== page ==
This particular style of rba seems to live and die with proper wick length and placement.  A wick that is too long interferes with juice flow and will cause a flood. However, a wick that’s too short will lead to dry hits at taste like Satan’s balls. You’ll have to experiment a bit to get it perfect, but in general, you want to wick to just contact the deck. Take a note from Goldilocks and get it just right.

3. Perfect placement is essential.


Whichever style of coil you choose to build, it works best if it’s built at an angle. That way, the end of the wick falls to the side of the juice channel. It’s really important to get this right. Here’s my method:

  • Build the coil at an angle, about negative 45-degrees from perpendicular to the post screws (think Northwest). This will allow the wick to spin along with the lower chimney as you thread it onto the deck so it stays out of the threads.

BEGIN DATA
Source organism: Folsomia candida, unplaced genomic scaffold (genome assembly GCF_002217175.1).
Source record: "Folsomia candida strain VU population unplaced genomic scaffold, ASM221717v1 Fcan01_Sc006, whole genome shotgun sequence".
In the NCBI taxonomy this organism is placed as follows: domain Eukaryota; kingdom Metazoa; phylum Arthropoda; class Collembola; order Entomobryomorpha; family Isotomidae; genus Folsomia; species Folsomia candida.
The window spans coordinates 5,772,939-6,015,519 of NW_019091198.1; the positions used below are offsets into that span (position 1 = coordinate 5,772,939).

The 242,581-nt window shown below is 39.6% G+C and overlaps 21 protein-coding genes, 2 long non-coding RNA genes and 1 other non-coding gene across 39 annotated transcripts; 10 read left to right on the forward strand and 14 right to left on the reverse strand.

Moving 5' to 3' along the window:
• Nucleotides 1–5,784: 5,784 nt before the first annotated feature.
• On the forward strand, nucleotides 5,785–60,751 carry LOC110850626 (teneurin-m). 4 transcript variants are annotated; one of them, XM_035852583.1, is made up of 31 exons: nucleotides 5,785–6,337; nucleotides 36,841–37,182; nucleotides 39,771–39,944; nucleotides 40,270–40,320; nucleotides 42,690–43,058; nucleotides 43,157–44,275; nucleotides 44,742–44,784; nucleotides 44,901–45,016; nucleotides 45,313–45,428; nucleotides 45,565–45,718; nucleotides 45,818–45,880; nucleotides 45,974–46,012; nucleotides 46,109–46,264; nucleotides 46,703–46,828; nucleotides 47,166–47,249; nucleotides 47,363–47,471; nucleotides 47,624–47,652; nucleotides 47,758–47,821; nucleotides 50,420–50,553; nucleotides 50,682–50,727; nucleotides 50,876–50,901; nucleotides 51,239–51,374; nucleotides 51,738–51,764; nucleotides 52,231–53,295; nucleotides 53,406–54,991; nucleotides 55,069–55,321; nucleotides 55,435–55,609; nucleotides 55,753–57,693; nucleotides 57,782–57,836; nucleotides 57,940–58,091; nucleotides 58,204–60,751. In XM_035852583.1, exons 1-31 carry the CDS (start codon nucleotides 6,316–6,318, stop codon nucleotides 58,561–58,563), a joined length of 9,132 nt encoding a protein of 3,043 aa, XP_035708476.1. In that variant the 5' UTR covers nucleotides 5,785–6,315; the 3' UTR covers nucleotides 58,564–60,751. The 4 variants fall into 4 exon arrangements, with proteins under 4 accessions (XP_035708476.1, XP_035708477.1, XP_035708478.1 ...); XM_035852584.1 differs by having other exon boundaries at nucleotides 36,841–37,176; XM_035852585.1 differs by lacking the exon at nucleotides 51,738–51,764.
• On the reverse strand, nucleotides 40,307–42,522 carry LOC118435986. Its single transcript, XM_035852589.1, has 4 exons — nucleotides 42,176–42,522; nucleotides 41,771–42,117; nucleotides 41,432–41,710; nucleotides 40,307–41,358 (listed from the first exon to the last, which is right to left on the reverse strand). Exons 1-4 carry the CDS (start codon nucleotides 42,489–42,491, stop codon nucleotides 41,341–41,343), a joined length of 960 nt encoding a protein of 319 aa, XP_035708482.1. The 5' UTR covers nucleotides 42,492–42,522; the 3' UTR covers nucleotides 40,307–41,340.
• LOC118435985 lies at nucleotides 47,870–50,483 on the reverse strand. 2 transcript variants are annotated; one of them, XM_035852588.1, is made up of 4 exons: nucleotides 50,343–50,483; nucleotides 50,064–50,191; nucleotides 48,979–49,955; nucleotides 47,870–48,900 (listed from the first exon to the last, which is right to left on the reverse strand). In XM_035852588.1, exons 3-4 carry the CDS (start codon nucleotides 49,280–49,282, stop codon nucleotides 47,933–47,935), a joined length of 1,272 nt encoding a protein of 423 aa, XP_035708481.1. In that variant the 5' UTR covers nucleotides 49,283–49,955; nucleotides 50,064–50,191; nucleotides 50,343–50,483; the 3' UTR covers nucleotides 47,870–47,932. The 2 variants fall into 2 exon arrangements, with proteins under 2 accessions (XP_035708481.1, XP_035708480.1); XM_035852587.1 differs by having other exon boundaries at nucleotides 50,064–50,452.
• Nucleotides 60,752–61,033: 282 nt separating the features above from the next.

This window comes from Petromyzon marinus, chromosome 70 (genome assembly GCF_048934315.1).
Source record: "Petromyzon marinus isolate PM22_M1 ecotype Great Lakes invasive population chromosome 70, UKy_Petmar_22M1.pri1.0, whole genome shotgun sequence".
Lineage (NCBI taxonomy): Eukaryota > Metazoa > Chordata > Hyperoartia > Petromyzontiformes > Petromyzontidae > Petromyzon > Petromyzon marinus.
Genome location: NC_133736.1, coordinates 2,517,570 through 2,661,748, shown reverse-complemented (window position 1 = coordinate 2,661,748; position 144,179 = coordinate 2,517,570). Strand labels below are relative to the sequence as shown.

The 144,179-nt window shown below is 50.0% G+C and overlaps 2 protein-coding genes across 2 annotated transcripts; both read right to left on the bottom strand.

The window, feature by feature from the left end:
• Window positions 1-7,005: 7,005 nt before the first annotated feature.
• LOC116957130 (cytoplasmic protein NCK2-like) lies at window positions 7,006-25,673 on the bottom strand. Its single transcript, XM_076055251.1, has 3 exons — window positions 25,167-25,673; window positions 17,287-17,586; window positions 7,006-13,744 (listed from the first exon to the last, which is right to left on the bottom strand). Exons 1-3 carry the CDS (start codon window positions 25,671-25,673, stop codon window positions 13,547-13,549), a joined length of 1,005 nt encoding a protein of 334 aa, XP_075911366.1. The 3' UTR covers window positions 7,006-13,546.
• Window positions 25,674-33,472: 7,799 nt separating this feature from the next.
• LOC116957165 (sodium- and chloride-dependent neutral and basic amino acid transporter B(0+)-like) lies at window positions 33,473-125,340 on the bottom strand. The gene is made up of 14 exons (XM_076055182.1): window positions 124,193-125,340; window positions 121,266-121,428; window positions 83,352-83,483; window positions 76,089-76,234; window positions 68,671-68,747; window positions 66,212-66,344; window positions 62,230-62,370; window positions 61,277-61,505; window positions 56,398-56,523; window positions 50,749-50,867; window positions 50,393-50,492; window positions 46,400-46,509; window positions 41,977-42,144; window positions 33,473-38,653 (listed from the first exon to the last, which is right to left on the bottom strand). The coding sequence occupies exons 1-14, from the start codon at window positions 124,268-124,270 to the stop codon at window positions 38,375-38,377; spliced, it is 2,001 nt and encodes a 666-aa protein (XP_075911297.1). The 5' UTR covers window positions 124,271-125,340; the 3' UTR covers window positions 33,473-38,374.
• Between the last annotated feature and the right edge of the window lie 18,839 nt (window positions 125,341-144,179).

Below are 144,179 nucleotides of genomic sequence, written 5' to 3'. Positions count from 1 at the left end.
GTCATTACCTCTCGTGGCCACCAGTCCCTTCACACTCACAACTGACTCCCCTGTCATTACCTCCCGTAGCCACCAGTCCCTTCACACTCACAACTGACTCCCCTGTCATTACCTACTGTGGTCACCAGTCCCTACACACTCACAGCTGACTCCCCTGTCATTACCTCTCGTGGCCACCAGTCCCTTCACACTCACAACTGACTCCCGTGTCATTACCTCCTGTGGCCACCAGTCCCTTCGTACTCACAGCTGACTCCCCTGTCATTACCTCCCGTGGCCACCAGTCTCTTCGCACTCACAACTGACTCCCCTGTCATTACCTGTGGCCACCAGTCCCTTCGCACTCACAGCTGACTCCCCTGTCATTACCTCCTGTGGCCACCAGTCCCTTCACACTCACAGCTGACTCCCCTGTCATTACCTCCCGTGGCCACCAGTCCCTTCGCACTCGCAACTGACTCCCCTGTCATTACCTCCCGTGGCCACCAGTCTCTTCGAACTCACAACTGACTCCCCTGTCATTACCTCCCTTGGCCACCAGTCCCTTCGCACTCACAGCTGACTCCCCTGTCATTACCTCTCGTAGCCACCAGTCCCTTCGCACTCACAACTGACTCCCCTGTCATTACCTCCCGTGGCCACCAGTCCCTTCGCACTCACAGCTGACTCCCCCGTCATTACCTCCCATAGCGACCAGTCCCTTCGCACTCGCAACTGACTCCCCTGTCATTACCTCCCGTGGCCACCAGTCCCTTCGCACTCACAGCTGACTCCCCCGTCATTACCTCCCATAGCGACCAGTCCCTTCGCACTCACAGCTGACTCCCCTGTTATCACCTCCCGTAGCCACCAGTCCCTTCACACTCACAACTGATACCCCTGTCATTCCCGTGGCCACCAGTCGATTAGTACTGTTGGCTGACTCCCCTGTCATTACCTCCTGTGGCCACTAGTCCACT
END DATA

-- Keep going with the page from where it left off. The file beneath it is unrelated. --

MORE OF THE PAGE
• Add some liquid to the entire wick and make sure it’s out of the channels.
  • Thread the lower chimney (WITHOUT the upper chimney piece) gently onto the deck. The juice should help hold the wick in place.
  • If some of the wick gets caught in the threads outside the chamber, just bite the bullet and do it all over again.
  • Fire it and check for hot spots. If you see any small bit of the coil heat up before the rest, you’ve got a hot spot. Once it’s good, thread on the top chimney section.

5. No, really – check for hot spots.

It’s not enough to just dry fire and check for a uniform glow from the inside out. Saturate the wick and check for hot spots and hot legs. Any bit of the coil heating irregularly will cause nasty flavor.

6. Give her some air!

On a Kayfun-style atty, air flows from under the coil. If the coil is built too close (or resting on) the center air-hole, you’ll choke it, which can cause all kinds of trouble. Do yourself a favor and build your coil 1 or 2 mm above the air-hole.